In the 1890s, Russian Jews fleeing anti-Semitic violence and discrimination arrived by the thousands to a remote corner of the Argentine Pampas. They founded hamlets similar to the shtetls they left behind. They spoke Yiddish, built synagogues and traditional Jewish schools — and became farmers and gauchos, the mythical Argentine cowboys.
Now, only a dwindling number of their descendants remain, but they’re intent on saving the Jewish culture that flourished for decades. In Entre Rios province, the center of Argentina’s rural Jewish communities, there are still gauchos, Hebrew lessons and sacred scrolls to be found.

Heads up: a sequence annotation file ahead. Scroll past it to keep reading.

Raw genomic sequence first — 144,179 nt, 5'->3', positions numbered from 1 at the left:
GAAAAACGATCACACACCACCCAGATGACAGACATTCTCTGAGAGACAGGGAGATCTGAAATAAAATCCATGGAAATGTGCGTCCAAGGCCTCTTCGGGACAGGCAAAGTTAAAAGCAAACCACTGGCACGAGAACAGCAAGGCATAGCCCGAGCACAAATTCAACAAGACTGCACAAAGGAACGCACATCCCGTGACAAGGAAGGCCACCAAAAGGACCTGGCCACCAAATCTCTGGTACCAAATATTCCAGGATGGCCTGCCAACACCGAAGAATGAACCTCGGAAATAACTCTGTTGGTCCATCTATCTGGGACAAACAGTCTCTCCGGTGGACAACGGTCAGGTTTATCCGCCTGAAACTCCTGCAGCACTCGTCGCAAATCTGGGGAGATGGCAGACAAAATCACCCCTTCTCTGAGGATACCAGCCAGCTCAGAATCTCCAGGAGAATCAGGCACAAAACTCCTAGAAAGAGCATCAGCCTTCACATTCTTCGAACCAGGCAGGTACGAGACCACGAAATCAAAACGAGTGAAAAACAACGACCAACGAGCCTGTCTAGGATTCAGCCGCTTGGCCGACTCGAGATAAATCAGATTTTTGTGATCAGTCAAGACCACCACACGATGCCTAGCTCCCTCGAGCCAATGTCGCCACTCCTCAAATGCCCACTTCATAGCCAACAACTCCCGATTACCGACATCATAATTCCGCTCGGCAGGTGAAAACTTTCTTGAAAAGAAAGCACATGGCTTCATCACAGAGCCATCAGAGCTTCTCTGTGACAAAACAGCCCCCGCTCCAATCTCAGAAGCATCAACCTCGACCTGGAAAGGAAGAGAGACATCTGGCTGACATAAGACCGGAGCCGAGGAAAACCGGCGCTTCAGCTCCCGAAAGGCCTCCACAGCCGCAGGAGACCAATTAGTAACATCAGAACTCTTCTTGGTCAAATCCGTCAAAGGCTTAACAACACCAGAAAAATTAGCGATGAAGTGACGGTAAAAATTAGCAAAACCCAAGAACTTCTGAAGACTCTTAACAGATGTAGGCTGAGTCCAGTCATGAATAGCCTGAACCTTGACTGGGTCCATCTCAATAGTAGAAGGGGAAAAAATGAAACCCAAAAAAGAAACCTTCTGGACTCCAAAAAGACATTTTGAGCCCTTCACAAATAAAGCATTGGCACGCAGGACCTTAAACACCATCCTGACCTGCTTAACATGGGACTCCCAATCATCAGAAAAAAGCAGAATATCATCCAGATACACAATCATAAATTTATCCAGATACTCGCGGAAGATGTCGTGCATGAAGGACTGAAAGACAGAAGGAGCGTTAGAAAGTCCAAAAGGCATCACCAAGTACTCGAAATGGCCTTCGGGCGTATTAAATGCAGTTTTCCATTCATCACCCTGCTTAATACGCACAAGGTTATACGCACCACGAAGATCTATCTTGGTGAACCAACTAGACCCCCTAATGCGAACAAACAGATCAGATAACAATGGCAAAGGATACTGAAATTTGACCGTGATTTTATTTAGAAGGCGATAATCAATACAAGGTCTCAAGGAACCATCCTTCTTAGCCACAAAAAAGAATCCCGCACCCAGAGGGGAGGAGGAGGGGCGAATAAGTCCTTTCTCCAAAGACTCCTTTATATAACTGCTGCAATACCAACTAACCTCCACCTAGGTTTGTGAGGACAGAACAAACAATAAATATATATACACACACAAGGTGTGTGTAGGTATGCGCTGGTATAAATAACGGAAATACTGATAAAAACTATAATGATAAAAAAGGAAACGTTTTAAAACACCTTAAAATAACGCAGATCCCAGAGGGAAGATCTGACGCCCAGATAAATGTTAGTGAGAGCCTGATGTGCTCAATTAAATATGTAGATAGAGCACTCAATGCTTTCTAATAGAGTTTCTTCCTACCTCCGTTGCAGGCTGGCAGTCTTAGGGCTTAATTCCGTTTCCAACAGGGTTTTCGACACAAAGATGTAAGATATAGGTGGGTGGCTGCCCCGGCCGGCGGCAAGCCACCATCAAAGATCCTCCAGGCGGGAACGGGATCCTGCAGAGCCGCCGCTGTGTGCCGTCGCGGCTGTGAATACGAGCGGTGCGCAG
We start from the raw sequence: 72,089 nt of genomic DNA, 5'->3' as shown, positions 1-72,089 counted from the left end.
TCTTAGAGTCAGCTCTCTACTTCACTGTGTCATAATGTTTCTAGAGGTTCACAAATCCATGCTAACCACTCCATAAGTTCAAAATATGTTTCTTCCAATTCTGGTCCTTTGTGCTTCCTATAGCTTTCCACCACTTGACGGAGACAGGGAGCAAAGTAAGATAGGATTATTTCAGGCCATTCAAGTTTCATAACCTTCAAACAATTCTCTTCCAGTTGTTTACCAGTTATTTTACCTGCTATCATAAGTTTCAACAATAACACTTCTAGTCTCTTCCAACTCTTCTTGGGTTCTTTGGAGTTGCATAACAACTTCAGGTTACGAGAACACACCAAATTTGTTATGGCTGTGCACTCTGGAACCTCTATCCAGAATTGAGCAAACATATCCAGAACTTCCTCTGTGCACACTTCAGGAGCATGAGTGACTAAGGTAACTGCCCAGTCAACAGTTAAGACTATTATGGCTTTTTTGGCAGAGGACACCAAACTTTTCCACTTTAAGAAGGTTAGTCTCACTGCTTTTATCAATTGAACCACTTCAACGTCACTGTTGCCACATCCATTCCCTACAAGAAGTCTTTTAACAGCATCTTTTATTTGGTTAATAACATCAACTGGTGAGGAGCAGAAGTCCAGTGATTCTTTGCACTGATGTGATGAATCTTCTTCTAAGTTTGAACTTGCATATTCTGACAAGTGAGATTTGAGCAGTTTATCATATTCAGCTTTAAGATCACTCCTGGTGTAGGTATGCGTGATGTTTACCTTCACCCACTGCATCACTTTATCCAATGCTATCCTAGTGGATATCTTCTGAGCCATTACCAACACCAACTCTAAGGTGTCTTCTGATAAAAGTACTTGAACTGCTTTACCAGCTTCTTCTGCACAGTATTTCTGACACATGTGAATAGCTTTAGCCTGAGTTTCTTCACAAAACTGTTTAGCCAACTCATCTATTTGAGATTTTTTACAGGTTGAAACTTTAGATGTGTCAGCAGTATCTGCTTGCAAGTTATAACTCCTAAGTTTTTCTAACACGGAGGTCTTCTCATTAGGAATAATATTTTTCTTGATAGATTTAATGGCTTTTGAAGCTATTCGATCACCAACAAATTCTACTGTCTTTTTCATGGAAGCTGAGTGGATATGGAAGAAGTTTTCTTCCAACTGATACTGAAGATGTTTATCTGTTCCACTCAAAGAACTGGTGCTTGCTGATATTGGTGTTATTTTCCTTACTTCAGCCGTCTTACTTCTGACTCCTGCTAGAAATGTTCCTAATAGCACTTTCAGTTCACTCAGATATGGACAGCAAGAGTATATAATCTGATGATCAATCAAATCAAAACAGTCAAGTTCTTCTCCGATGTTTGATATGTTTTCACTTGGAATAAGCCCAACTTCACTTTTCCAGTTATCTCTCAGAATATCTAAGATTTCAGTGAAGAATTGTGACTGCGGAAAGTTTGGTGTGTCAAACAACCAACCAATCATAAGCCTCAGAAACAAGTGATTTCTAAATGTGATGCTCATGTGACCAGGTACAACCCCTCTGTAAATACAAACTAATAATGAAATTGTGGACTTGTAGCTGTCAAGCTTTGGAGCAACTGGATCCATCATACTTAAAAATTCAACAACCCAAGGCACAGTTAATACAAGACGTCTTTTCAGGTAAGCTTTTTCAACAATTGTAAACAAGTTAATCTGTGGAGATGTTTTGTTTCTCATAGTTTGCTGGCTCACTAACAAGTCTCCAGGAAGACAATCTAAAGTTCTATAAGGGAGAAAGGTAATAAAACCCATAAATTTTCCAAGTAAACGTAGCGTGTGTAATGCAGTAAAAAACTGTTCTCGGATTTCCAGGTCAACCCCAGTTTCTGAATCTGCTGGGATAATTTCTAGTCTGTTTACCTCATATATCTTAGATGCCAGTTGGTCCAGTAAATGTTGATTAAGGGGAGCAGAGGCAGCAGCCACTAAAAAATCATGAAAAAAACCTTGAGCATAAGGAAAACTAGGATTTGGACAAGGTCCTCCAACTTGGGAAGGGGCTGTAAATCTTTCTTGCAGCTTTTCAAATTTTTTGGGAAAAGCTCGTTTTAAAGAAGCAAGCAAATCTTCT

Jaime Jruz is among those who consider keeping the old traditions alive a debt owed to those who first settled the region. He roams his ranch on horseback, rounding up cattle and keeping track of his goats. His farm, on the outskirts of Carmel, goes back more than a century.
It was bought on a payment plan by his grandfather, who had arrived in Argentina aboard the Bismarck, a ship carrying Jews seeking a new life in the New World. Now 65, Jruz says he has lost a step or two and is one of the last Jewish gauchos around.